I’m bad at public speaking!

“That was terrible!”. “Your so bad, why do you even try!” “I told you it wouldn’t work!”. Statements like this can damage our self esteem and leave us struggling to bounce back. If you are surrounded by people who speak to you like this then you should look for more supportive people. But what do you do when these words are coming at you from within?

Getting support as we develop

Those who develop fastest using the “feel the fear and do it anyway” approach do so because they use more positive self-talk when they prepare, speak and review their progress. People who give up, often give up because they don’t.

Being your own mentor

Improving my own self-talk was a turning point for me. I began to replace “that was awful” with statements like “Great, I was less nervous, next time I’ll work on my pace”. I knew I was a long way from perfection but I recognised my wins and gave myself reachable goals. Our internal dialogue is affected by how others treat us. If we are constantly put down we begin to internalise that, if we are supported then we start to replicate that. Regardless, we can still work on our relationship with ourselves.

Working on becoming our own best cheerleader and mentor is critical to develop as a speaker. It’s how you recover from setbacks and how you objectively identify what you need to work on and how. If you struggle with this work on bringing more positive people around you and use affirmations to support your progress. 

Relating to your audience

“How could I speak to them?” Even if you don’t voice this question you may have thought it sometimes. Most of us are comfortable speaking to some groups more than others. But sometimes we feel inferior because of a perceived organisational, social or technical hierarchy. Sometimes it’s just speaking to people who seem to be good speakers that we find most challenging.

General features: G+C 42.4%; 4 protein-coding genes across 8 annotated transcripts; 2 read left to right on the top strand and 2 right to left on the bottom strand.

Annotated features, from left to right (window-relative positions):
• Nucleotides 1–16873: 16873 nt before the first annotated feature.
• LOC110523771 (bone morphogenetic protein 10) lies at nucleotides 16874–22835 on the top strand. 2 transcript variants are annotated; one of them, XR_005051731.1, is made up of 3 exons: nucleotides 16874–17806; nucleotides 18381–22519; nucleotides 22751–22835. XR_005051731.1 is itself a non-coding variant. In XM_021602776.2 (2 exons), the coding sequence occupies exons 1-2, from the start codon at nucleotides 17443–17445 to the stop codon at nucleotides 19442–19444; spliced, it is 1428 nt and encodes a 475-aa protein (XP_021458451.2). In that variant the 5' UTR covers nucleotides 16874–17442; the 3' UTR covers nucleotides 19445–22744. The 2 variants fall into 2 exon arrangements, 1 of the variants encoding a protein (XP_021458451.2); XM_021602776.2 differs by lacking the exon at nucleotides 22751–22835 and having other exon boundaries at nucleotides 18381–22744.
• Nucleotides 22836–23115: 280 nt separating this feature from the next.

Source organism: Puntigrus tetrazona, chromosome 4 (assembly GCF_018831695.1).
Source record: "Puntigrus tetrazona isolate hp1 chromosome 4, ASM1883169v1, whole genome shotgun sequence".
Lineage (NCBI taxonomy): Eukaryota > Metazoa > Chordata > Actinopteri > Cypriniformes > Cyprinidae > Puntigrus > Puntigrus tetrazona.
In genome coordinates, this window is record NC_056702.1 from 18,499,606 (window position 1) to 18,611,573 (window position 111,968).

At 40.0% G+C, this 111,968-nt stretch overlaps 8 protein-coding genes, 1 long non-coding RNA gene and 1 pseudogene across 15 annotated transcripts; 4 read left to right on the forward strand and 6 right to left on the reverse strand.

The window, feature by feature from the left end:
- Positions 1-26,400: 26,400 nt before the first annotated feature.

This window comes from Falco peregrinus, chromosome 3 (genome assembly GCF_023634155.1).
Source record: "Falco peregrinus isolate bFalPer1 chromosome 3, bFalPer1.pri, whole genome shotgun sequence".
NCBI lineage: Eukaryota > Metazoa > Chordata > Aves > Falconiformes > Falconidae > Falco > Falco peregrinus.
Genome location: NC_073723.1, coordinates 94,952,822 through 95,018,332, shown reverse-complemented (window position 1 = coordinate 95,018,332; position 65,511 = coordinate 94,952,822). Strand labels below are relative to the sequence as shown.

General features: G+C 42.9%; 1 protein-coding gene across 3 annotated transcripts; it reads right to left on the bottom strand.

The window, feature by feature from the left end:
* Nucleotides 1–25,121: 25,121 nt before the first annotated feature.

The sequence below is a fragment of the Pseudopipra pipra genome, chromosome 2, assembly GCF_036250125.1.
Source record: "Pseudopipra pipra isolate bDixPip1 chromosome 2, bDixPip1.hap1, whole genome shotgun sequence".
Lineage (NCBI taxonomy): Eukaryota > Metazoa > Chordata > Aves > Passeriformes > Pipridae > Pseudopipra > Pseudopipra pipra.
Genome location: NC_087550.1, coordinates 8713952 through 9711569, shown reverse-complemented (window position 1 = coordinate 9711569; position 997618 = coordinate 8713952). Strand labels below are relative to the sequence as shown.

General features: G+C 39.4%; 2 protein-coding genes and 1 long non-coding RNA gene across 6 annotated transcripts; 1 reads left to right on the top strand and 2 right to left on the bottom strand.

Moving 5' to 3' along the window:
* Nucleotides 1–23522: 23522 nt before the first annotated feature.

Assumptions we make about our audience

Whether we know the individuals or not, we often need to work on our relationship with our audience as a whole. Every time I’ve compared myself negatively to my audience it’s hampered my performance. I know that if I spend my energy thinking about how I’m being judged then I’m unable to focus on delivering my content effectively. It’s just impossible to engage with people who we think are looking down on us, whether they are or not.

When our inbuilt relationship with our audience is unhealthy we make false assumptions. We assume that we have nothing to tell the experienced engineers yet they are looking for the perspective of a novice. We assume that the CEOs have nothing to learn from us, yet they are feeling disconnected from the shop floor. We assume that everyone is judging our speaking performance when half remember the efforts it took to speak that well and the rest are just dreading their turn.

Dealing with tough crowds

When you speak regularly to engaged and supportive rooms it does improve your general relationship with your audience, but some audiences are just a tough crowd. Your job may involve delivering unwanted information to a hostile audience which is never going to be easy. Try to remember that you are there to offer your unique knowledge and perspective rather than to be judged. Work on building a more healthy relationship with your audience using techniques such as affirmations and visualisations. Keep a list of quotes to hand that inspire you, you could start with the ones I shared in a previous blog.

Becoming that confident speaker.

Confidence comes in many forms. When we build our confidence as a speaker we need the confidence that gives us a healthy relationship with our content, our role as a speaker, ourselves and our audience. For most of us it may always be a work in progress, but strengthening these four pillars of confident speaking will make the journey much easier.